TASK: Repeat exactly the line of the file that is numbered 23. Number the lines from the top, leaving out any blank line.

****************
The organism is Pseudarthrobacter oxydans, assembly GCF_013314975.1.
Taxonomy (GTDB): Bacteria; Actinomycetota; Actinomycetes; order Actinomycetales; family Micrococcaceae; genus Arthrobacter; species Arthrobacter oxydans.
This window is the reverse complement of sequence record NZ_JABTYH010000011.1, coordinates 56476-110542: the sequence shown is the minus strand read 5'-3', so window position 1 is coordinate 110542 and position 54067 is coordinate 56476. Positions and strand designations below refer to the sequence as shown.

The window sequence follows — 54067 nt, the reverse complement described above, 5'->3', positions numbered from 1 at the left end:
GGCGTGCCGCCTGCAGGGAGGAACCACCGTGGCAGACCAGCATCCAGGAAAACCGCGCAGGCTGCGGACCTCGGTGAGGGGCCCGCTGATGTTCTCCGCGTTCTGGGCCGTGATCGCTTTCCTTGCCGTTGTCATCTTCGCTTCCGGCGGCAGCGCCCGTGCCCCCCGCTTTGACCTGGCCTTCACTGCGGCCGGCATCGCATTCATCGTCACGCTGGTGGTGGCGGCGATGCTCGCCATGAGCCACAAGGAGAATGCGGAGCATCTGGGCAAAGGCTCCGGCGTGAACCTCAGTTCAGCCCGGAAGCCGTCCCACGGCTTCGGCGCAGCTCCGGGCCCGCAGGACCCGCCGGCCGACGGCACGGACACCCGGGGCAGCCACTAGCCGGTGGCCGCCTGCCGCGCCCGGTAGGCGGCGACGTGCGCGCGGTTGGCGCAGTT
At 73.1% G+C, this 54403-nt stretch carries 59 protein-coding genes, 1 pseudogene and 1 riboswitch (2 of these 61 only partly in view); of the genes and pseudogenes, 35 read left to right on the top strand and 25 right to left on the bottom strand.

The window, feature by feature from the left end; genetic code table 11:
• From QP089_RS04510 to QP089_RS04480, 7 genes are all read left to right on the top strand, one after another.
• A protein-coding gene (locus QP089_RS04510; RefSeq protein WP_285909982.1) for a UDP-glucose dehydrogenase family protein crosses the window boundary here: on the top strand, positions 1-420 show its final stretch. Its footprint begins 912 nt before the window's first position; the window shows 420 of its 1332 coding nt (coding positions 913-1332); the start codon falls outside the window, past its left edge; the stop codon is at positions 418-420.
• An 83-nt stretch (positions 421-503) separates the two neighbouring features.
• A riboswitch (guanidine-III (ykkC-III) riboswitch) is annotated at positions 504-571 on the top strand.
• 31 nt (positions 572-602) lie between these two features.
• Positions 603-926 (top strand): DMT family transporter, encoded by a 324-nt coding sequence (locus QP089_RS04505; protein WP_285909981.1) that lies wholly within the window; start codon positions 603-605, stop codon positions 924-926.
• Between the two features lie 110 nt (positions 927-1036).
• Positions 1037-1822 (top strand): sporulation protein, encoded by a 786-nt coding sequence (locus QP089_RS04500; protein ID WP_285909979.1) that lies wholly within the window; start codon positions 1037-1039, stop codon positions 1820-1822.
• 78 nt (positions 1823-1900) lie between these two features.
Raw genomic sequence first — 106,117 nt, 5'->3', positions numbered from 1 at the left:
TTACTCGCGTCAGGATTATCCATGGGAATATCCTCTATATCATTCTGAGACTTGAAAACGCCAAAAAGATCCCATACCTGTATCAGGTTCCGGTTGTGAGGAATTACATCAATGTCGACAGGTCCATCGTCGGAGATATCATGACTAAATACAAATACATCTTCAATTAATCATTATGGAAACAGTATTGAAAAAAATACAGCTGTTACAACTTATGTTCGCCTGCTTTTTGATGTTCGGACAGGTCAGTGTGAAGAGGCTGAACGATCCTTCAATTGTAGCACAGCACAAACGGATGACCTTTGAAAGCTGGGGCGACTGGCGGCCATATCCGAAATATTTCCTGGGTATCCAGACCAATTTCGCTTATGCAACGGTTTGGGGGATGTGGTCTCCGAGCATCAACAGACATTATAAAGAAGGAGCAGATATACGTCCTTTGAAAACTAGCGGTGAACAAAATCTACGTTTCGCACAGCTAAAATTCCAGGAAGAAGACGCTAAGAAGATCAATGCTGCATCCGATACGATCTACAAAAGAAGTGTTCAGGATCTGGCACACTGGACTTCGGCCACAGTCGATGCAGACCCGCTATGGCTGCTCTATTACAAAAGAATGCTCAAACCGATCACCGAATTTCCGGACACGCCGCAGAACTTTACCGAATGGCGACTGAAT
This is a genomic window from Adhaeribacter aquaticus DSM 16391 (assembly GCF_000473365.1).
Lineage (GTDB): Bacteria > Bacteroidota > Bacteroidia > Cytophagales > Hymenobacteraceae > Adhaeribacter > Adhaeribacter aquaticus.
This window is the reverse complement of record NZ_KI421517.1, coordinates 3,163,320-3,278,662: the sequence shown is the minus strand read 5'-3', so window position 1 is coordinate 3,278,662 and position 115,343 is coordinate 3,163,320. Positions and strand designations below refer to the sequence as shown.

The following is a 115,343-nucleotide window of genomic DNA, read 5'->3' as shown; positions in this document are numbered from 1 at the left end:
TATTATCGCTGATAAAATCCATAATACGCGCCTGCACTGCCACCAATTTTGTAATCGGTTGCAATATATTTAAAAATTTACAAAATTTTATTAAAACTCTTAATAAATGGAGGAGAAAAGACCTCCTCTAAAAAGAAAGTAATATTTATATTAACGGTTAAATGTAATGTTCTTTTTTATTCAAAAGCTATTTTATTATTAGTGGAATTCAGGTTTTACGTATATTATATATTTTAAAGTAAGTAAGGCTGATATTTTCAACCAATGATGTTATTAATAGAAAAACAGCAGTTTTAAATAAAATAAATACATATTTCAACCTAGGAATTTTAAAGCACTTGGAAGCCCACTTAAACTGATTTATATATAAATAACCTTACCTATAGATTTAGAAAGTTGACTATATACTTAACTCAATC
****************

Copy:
TATTATCGCTGATAAAATCCATAATACGCGCCTGCACTGCCACCAATTTTGTAATCGGTTGCAATATATTTAAAAATTTACAAAATTTTATTAAAACTCTTAATAAATGGAGGAGAAAAGACCTCCTCTAAAAAGAAAGTAATATTTATATTAACGGTTAAATGTAATGTTCTTTTTTATTCAAAAGCTATTTTATTATTAGTGGAATTCAGGTTTTACGTATATTATATATTTTAAAGTAAGTAAGGCTGATATTTTCAACCAATGATGTTATTAATAGAAAAACAGCAGTTTTAAATAAAATAAATACATATTTCAACCTAGGAATTTTAAAGCACTTGGAAGCCCACTTAAACTGATTTATATATAAATAACCTTACCTATAGATTTAGAAAGTTGACTATATACTTAACTCAATC